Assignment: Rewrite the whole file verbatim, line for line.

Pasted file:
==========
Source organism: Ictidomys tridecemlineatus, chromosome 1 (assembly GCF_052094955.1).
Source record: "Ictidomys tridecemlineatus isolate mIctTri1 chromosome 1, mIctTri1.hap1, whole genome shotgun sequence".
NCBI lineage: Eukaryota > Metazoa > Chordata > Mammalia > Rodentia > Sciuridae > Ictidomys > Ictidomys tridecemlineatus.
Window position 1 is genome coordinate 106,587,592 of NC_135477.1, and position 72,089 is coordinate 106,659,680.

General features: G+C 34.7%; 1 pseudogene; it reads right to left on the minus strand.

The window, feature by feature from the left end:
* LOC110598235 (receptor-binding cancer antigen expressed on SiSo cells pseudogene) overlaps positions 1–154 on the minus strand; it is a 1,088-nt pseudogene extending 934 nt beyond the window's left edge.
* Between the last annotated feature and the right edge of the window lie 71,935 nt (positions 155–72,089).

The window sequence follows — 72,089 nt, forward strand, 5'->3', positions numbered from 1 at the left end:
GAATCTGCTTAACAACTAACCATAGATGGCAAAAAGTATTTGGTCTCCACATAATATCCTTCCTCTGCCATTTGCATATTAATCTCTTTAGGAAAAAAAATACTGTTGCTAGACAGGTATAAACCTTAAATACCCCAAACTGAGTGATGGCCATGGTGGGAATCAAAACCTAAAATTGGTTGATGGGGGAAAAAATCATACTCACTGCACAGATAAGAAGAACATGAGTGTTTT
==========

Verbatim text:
Source organism: Ictidomys tridecemlineatus, chromosome 1 (assembly GCF_052094955.1).
Source record: "Ictidomys tridecemlineatus isolate mIctTri1 chromosome 1, mIctTri1.hap1, whole genome shotgun sequence".
NCBI lineage: Eukaryota > Metazoa > Chordata > Mammalia > Rodentia > Sciuridae > Ictidomys > Ictidomys tridecemlineatus.
Window position 1 is genome coordinate 106,587,592 of NC_135477.1, and position 72,089 is coordinate 106,659,680.

General features: G+C 34.7%; 1 pseudogene; it reads right to left on the minus strand.

The window, feature by feature from the left end:
* LOC110598235 (receptor-binding cancer antigen expressed on SiSo cells pseudogene) overlaps positions 1–154 on the minus strand; it is a 1,088-nt pseudogene extending 934 nt beyond the window's left edge.
* Between the last annotated feature and the right edge of the window lie 71,935 nt (positions 155–72,089).

The window sequence follows — 72,089 nt, forward strand, 5'->3', positions numbered from 1 at the left end:
GAATCTGCTTAACAACTAACCATAGATGGCAAAAAGTATTTGGTCTCCACATAATATCCTTCCTCTGCCATTTGCATATTAATCTCTTTAGGAAAAAAAATACTGTTGCTAGACAGGTATAAACCTTAAATACCCCAAACTGAGTGATGGCCATGGTGGGAATCAAAACCTAAAATTGGTTGATGGGGGAAAAAATCATACTCACTGCACAGATAAGAAGAACATGAGTGTTTT